I am giving birth to the reality of national standards, measuring a child's worth through high stakes testing, and the PTSD that results. I'm not sure who knocked me up, or who is knocking them up, or if this is an immaculate conception, but I have my suspicions.

Cry The Beloved Country.

Our paved roads have intentions, indeed, but whether or not they are good remains unseen. They do not lead to Johannesburg; progress leads to those places where a dollar can be made.

For now, my water is bursting and I'm pushing the only way I know how....with words.

I am remembering happier days in education.

Monday, May 19, 2014

Surprise! The Mail Lady Was Good To Me and Delivered TIME AND SPACE IN LITERACY RESEARCH

When I got out of my tiny, gas-efficient car yesterday afternoon (I drove a giant, gas-guzzling SUV for years and loved it, but it died when I moved to Connecticut and I didn't have money post doctorate, so had to lease the cheapest car I could find), I noticed there was a pile of cardboard boxes on my doorstep.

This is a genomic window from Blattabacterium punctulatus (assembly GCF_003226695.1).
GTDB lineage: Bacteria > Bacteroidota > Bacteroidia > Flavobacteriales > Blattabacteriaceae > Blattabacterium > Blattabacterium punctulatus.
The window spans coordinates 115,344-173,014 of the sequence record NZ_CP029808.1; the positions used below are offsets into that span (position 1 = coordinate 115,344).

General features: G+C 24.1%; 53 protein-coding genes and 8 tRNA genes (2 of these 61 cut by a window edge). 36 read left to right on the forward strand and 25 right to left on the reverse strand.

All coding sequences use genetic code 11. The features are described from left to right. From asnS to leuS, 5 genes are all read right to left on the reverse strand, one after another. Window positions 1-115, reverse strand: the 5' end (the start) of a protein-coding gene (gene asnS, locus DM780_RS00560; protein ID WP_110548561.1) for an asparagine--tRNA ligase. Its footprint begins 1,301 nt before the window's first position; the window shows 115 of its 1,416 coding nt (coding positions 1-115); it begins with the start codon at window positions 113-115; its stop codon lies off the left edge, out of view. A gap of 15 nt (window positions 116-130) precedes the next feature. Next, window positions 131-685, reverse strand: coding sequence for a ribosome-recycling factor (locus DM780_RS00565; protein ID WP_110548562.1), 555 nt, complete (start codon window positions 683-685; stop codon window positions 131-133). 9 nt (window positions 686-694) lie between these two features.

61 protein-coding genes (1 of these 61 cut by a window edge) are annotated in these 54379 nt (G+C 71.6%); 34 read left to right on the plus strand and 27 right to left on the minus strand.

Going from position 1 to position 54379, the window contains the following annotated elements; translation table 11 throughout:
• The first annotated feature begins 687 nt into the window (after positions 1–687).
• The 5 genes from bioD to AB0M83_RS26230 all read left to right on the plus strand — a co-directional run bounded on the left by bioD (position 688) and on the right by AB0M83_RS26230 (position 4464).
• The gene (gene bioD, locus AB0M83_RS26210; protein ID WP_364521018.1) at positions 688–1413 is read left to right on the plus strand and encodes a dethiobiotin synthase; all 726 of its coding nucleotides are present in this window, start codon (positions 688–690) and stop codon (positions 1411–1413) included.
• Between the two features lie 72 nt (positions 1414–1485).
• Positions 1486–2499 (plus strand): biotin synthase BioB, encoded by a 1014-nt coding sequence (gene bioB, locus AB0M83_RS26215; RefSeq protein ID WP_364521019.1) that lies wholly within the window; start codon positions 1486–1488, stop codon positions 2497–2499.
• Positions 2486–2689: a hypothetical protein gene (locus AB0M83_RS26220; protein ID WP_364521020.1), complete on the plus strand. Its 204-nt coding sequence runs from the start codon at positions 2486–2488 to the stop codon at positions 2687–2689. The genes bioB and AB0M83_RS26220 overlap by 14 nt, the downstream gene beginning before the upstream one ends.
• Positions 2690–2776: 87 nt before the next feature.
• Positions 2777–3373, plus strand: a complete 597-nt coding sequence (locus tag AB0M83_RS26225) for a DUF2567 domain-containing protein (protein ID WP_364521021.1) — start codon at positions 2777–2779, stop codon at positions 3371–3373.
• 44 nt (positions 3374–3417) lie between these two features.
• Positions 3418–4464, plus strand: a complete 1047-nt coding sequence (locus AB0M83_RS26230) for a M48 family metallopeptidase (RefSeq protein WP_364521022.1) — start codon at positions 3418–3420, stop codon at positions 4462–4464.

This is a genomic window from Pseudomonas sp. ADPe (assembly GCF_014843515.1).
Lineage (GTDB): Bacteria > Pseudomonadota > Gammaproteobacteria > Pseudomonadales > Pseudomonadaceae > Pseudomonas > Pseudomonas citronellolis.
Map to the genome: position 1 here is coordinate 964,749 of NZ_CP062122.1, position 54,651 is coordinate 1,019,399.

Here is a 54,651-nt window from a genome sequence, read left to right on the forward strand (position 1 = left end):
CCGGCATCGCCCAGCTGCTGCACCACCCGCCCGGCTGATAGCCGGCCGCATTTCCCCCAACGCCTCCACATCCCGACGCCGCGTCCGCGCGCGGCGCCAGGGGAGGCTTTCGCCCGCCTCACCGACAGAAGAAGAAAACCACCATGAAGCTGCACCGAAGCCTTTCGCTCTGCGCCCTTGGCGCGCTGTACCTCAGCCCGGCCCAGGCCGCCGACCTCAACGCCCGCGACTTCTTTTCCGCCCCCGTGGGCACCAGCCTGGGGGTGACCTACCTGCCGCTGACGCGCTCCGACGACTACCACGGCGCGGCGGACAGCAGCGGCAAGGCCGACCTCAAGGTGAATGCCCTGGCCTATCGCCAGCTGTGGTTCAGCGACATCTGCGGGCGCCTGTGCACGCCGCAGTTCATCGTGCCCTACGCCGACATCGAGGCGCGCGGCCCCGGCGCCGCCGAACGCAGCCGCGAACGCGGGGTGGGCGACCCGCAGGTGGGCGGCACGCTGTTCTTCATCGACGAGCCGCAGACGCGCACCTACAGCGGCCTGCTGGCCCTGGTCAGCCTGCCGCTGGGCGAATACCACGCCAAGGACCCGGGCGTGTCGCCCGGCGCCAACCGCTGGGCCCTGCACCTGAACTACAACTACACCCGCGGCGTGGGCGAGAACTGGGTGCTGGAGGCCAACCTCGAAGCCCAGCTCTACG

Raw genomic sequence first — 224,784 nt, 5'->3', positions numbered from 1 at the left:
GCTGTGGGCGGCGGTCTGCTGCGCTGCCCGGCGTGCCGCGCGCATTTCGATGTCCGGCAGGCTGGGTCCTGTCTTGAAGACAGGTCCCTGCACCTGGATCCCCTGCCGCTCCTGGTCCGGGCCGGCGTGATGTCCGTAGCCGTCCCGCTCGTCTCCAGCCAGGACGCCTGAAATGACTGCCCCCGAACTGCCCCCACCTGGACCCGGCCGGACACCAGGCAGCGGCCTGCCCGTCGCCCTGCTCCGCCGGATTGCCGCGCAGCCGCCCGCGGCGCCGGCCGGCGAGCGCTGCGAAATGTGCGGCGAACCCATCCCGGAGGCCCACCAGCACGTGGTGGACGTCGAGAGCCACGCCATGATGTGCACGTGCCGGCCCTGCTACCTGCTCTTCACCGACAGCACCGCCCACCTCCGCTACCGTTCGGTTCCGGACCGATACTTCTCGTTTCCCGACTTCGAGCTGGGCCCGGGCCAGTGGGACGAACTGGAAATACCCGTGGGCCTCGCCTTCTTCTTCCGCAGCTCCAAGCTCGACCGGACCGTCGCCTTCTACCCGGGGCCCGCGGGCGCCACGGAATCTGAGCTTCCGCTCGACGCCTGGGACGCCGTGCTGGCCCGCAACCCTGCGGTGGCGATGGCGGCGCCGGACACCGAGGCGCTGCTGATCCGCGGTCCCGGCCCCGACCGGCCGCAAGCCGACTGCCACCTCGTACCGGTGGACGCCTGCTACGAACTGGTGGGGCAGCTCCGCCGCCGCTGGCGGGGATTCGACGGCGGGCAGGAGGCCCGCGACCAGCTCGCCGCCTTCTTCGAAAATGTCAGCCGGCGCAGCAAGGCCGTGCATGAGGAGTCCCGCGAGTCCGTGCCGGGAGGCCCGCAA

I felt a bit bad, however,  because I live atop a hill and the poor mail lady had to put her car in park to bring the loot up the stairs. A week ago, I went on an Amazon rant ordering every young adult novel I could find with African refugee protagonists and stories. There aren't many, granted, but there have been several publications worldwide over the last year that I haven't read, so the delivery was enough for two arms. I knew the books that awaited me.

That is why I was totally shocked that Time and Space in Literacy Research was also in the pile of delivered books. In 2011, I presented at NCTEAR and had no one, NOBODY, in the audience. Feeling sorry for myself, I went out into the lobby and announced, "I would love one person to talk to," and this fellow volunteered (I have no idea who he was, but he sat and listened to me etch out my thinking on time, space, and the literacy of three Sudanese young men).

The paper for the conference was written several months before I officially sent a dissertation draft to my committee for the first time. Although I was chiseling away, I was in full throttle of finding an academic job and interviewing all over the country. I was trapped at the NCTEAR conference, too, because a blizzard arrived and no once could get out. I had to take a Greyhound to Chicago to get a flight to NYC so I could get a taxi sent from the department chair to her home so she could do my laundry so that I could interview at Fairfield University.